It is your business—take time to vote

Throughout the High Plains and Midwest regions, farmers and ranchers will soon head to the polls, or take advantage of advance voting, to cast their ballots for candidates they believe will best serve them.

For races in the Senate, House, governors, state legislatures and local office-holders, an informed vote can tilt the scales toward people who understand the business of agriculture.

In some cases, elections may include casting a vote on a statewide initiative or local bond issue to finance a water drainage plan, a school renovation project or county jail that can impact your property taxes.

Each vote has a consequence. Even if you live in a district where your senator or House member does not serve on an agriculture committee, he or she is likely to be on a committee that writes policy or provides oversight on the environment, water, regulatory, tax or other panels that are essential to your way of life.

Office-holders at most levels have an important power—which is not often talked about—and that is their involvement in appointing people to non-elected positions. Congress gives its blessing to federally appointed positions in government. Governors appoint task forces, advisory boards and cabinet positions. County commissioners appoint planning commissions and zoning boards. Their decisions set precedents in the court system.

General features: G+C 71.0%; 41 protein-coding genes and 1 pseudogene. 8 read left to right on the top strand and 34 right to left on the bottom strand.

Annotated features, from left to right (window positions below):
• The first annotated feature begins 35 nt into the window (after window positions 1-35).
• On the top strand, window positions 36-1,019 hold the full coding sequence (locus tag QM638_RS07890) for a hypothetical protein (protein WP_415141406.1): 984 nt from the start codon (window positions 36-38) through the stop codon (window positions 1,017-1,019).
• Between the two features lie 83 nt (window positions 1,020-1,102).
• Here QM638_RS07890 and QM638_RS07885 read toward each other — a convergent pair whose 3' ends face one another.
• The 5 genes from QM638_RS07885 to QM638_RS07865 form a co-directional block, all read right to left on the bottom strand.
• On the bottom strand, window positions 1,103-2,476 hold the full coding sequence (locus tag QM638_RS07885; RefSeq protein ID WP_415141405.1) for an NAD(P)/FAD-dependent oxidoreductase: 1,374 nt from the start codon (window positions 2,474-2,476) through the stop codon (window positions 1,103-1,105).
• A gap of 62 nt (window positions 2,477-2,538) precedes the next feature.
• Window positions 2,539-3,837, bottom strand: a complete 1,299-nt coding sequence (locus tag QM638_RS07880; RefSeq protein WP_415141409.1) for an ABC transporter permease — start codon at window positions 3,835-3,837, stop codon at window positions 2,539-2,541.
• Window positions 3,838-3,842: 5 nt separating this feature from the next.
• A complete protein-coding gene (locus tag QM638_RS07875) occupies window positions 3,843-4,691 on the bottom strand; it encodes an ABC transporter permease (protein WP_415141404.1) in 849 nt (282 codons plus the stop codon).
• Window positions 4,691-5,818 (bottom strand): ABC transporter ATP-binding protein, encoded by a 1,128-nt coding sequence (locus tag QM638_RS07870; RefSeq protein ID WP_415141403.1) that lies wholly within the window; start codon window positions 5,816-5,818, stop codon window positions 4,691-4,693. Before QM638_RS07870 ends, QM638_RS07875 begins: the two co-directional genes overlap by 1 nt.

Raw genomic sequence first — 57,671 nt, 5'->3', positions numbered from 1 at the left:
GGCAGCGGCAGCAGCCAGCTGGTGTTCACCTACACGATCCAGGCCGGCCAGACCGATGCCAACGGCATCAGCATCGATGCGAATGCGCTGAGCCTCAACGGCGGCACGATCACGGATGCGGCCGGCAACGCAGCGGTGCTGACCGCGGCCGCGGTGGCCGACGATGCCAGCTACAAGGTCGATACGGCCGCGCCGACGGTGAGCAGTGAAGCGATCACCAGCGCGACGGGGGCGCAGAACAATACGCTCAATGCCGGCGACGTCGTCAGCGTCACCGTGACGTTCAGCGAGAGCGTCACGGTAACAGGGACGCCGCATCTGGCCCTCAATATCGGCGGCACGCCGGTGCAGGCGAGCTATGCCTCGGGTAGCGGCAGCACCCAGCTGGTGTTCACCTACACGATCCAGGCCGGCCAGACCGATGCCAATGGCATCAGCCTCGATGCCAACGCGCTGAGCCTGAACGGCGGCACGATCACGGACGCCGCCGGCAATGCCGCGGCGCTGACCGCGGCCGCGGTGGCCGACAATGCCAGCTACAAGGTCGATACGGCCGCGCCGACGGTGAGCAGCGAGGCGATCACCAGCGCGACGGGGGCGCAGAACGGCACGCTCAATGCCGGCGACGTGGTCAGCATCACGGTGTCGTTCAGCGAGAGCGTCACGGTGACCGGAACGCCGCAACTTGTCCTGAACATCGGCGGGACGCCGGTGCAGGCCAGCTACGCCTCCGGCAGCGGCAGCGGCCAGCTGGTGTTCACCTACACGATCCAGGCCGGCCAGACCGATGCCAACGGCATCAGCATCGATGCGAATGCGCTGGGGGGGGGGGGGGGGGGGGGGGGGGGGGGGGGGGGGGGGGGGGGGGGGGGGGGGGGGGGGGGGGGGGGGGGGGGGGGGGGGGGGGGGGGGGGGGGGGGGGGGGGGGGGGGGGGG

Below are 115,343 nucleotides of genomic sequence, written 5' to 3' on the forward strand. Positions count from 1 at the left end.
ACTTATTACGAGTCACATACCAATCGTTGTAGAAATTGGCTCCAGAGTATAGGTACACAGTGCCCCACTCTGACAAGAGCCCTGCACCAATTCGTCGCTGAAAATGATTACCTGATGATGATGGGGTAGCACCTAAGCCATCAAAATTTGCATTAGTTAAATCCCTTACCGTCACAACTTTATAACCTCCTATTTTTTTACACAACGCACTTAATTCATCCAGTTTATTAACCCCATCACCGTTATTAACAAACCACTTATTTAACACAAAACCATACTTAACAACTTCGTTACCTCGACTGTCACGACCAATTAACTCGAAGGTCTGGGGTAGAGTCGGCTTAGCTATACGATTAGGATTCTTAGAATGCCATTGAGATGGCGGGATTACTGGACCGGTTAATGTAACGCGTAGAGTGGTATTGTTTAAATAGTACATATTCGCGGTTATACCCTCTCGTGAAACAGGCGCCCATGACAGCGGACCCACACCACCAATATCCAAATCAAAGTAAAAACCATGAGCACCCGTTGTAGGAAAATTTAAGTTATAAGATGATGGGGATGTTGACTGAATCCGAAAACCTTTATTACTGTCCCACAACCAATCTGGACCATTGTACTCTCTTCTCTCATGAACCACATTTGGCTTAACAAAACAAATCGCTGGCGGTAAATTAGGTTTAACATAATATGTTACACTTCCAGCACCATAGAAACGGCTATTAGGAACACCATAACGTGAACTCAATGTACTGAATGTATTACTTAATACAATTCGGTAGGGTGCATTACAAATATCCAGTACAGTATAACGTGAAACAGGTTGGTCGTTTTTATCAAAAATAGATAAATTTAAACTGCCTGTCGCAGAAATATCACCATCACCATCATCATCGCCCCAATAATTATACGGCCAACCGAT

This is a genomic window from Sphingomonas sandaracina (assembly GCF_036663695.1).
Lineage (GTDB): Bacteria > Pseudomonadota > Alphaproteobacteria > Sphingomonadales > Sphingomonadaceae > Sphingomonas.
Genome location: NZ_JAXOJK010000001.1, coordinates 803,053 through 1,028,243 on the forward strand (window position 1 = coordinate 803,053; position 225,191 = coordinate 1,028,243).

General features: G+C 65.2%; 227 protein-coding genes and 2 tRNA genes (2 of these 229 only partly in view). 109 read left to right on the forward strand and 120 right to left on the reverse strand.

All positions, whether federal, state or local, depend on fair-minded people who are willing to sort through matters on a case-by-case basis and render a decision. That’s why voting for people with integrity matters.

In all cases, even during this busy season in agriculture, take time to attend local forums and visit one-on-one with candidates or key people in his or her campaign. Be open minded yourself and be willing to listen to candidates with opposing views who may offer a viable solution to a problem.

Some voters will depend on guides and mailers advocated by special interest groups. Be wary. Some of the information can be factual but oftentimes is skewed to boast about one candidate while criticizing an opponent. Some of the information relies on murky or unsubstantiated statements. A well-informed voter seeks his or her information from credible outlets.

Voters need to realize each candidate is working hard to earn your vote and he or she is working long hours as campaigns wind down. It is admirable that candidates are willing to work long hours in hopes their voice can make a difference.

In most races there are compelling reasons to retain incumbents and welcome newcomers. It is important to ask incumbents to defend their record and ask why newcomers want to challenge that record. Sage advice is to avoid last-minute “gotcha” tactics because there is little time for an attacked candidate to respond to any allegations that rarely are corroborated by reliable reporting.

Negative advertising, while it can be informative, can make a voter more apathetic about even heading to the poll. Do not fall into that trap, be an optimistic voter and encourage your neighbor to vote.

The pulse is alive and well but democracy is a participation sport and too important for you to just sit on the sidelines.

Nov. 6 is crucial and your participation is welcome and necessary.

Dave Bergmeier can be reached at 620-227-1822 or [email protected].